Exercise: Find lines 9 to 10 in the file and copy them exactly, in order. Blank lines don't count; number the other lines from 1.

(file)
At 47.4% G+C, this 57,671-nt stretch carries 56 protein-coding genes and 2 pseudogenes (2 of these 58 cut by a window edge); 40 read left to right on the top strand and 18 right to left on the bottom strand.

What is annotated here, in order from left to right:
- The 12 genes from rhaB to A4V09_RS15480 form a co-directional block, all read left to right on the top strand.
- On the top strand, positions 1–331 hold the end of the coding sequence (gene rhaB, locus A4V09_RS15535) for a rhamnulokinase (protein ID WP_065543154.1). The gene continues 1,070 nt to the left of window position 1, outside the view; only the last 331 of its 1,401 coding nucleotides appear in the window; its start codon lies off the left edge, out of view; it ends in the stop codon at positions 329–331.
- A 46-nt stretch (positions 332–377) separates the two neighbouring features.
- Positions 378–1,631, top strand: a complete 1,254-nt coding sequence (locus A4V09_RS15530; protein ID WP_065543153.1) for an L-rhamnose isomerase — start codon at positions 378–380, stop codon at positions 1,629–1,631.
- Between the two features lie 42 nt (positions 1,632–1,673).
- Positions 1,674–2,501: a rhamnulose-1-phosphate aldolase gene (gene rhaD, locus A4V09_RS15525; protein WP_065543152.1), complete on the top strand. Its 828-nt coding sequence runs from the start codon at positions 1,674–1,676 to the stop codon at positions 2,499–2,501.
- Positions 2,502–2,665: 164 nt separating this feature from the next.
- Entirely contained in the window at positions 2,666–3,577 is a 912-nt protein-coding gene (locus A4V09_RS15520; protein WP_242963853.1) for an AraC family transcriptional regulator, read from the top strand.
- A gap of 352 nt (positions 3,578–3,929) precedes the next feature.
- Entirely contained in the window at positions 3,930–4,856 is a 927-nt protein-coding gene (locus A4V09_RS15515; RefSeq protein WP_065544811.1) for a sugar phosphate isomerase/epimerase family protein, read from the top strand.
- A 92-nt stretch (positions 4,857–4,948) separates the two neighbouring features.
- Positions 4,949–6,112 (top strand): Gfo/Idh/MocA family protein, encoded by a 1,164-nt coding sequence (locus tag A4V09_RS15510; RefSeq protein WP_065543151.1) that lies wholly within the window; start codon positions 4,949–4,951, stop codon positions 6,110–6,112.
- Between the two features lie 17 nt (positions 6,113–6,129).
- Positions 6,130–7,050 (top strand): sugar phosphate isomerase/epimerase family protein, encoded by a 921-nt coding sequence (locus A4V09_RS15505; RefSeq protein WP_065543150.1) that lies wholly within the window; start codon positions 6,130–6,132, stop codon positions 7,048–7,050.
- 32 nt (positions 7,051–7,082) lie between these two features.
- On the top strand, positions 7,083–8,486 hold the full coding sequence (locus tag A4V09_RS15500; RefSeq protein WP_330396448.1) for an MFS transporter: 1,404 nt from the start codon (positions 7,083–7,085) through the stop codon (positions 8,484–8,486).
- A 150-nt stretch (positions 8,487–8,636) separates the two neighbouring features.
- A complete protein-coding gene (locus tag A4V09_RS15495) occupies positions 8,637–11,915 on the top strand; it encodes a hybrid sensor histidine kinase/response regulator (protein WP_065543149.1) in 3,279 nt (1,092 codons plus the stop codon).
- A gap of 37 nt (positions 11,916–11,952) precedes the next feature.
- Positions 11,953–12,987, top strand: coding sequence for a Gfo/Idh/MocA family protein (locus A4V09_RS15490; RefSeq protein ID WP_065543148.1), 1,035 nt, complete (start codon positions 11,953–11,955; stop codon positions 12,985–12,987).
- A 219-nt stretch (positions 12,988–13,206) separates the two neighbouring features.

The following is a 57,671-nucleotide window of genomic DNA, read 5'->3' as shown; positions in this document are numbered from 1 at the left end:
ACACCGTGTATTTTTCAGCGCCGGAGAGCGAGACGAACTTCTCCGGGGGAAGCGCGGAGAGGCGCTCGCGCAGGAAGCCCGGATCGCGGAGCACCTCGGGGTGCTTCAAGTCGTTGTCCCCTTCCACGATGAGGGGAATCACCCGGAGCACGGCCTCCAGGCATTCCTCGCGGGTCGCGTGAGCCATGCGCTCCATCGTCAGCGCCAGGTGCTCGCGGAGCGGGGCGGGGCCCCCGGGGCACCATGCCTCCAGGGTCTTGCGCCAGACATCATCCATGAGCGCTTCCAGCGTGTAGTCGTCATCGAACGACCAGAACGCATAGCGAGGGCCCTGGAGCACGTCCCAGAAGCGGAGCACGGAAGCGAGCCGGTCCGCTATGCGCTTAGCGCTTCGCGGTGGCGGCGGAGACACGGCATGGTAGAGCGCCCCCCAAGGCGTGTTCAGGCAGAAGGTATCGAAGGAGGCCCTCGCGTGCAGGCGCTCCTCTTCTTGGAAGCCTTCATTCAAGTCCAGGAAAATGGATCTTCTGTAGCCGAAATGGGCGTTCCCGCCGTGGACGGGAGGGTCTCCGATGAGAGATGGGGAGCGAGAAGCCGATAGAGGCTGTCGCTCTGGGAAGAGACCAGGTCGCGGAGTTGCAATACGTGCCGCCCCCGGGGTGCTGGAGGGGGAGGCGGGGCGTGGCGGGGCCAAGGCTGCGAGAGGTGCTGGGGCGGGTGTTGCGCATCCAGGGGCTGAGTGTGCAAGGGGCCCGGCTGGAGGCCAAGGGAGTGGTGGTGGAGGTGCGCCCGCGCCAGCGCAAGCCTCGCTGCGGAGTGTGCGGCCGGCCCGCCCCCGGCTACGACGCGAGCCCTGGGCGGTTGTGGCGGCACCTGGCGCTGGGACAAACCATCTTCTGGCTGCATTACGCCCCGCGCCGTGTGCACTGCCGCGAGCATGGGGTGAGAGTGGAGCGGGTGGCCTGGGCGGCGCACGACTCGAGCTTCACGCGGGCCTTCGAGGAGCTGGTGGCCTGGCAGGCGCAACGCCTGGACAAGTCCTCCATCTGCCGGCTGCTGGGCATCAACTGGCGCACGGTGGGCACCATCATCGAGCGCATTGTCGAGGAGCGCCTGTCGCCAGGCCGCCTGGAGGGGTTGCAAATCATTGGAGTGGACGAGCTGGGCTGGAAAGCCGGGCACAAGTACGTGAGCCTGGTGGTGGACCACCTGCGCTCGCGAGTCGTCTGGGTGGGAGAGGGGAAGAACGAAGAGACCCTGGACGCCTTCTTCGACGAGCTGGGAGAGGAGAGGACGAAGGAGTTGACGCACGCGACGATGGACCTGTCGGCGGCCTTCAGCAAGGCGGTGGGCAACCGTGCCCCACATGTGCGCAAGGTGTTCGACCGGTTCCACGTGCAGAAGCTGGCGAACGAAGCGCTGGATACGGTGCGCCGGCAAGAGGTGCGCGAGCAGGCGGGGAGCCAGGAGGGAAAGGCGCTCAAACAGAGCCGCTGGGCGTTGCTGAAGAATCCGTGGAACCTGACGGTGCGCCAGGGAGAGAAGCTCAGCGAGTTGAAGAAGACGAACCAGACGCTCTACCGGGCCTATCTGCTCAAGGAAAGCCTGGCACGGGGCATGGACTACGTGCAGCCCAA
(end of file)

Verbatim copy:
- Positions 2,502–2,665: 164 nt separating this feature from the next.
- Entirely contained in the window at positions 2,666–3,577 is a 912-nt protein-coding gene (locus A4V09_RS15520; protein WP_242963853.1) for an AraC family transcriptional regulator, read from the top strand.